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Biology of GD2 ganglioside: implications for cancer immunotherapy

Affiliation
Nantes Université ,Univ Angers ,INSERM ,CNRS ,CRCI2NA ,Nantes ,France
Machy, Pierre;
Affiliation
Nantes Université ,Univ Angers ,INSERM ,CNRS ,CRCI2NA ,Nantes ,France
Mortier, Erwan;
Affiliation
Nantes Université ,Univ Angers ,INSERM ,CNRS ,CRCI2NA ,Nantes ,France
Birklé, Stéphane

Part of the broader glycosphingolipid family, gangliosides are composed of a ceramide bound to a sialic acid-containing glycan chain, and locate at the plasma membrane. Gangliosides are produced through sequential steps of glycosylation and sialylation. This diversity of composition is reflected in differences in expression patterns and functions of the various gangliosides. Ganglioside GD2 designates different subspecies following a basic structure containing three carbohydrate residues and two sialic acids. GD2 expression, usually restrained to limited tissues, is frequently altered in various neuroectoderm-derived cancers. While GD2 is of evident interest, its glycolipid nature has rendered research challenging. Physiological GD2 expression has been linked to developmental processes. Passing this stage, varying levels of GD2, physiologically expressed mainly in the central nervous system, affect composition and formation of membrane microdomains involved in surface receptor signaling. Overexpressed in cancer, GD2 has been shown to enhance cell survival and invasion. Furthermore, binding of antibodies leads to immune-independent cell death mechanisms. In addition, GD2 contributes to T-cell dysfunction, and functions as an immune checkpoint. Given the cancer-associated functions, GD2 has been a source of interest for immunotherapy. As a potential biomarker, methods are being developed to quantify GD2 from patients’ samples. In addition, various therapeutic strategies are tested. Based on initial success with antibodies, derivates such as bispecific antibodies and immunocytokines have been developed, engaging patient immune system. Cytotoxic effectors or payloads may be redirected based on anti-GD2 antibodies. Finally, vaccines can be used to mount an immune response in patients. We review here the pertinent biological information on GD2 which may be of use for optimizing current immunotherapeutic strategies.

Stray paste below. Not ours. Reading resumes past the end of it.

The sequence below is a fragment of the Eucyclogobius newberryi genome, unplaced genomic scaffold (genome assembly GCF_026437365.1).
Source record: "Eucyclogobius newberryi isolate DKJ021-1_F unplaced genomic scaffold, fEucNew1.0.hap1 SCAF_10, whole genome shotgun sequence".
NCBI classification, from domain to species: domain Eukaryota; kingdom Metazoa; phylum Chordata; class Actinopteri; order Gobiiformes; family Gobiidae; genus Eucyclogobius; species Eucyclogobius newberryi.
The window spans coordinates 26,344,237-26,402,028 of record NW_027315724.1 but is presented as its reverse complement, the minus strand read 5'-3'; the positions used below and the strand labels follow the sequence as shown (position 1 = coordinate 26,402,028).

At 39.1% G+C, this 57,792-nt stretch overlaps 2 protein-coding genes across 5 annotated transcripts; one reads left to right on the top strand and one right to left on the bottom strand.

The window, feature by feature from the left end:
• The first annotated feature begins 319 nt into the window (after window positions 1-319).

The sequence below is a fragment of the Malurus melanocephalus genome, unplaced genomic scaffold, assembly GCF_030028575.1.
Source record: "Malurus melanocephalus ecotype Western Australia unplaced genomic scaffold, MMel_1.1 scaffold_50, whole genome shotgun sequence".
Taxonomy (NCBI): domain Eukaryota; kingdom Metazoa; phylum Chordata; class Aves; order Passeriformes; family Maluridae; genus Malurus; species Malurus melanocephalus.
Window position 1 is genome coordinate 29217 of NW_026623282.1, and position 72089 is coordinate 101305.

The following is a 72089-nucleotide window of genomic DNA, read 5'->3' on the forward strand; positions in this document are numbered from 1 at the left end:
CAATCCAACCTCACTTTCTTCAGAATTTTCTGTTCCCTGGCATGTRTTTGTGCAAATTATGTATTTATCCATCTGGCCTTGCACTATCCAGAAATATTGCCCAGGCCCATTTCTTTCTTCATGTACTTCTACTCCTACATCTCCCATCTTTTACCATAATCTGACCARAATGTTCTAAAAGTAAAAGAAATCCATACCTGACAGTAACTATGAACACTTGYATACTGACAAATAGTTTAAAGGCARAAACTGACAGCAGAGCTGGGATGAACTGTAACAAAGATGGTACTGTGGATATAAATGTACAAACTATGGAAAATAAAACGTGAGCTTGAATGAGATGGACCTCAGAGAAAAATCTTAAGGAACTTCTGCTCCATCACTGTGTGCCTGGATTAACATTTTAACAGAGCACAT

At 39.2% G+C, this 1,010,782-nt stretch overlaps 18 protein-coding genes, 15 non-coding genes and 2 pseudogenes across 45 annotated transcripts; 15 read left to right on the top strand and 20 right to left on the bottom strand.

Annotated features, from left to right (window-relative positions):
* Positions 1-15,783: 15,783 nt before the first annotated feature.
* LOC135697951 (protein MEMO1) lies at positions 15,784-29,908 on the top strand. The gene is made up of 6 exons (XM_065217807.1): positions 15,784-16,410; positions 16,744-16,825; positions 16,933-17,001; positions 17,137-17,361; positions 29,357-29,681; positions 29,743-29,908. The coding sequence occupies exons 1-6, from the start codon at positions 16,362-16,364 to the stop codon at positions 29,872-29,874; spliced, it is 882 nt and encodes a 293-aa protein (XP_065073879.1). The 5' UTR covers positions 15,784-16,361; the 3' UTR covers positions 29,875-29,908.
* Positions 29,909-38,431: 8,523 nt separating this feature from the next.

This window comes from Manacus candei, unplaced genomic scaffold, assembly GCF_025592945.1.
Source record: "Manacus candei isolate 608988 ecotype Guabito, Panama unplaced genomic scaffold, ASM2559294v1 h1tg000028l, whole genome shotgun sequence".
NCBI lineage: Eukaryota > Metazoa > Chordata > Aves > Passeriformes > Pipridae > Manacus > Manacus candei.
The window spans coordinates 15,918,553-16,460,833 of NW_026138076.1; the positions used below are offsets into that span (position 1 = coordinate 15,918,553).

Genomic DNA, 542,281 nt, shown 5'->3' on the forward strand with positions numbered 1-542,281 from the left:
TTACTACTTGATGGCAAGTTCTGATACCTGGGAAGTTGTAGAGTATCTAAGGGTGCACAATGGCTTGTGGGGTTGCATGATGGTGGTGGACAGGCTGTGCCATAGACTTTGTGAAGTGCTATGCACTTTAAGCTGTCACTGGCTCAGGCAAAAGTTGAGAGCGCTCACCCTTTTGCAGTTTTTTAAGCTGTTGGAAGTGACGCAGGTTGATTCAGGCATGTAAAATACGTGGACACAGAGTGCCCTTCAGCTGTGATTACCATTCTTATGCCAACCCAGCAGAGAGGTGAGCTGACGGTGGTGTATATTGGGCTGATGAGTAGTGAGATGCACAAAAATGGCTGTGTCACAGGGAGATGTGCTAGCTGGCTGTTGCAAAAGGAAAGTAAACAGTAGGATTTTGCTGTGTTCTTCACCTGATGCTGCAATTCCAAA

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License Holder: Copyright © 2023 Machy, Mortier and Birklé.

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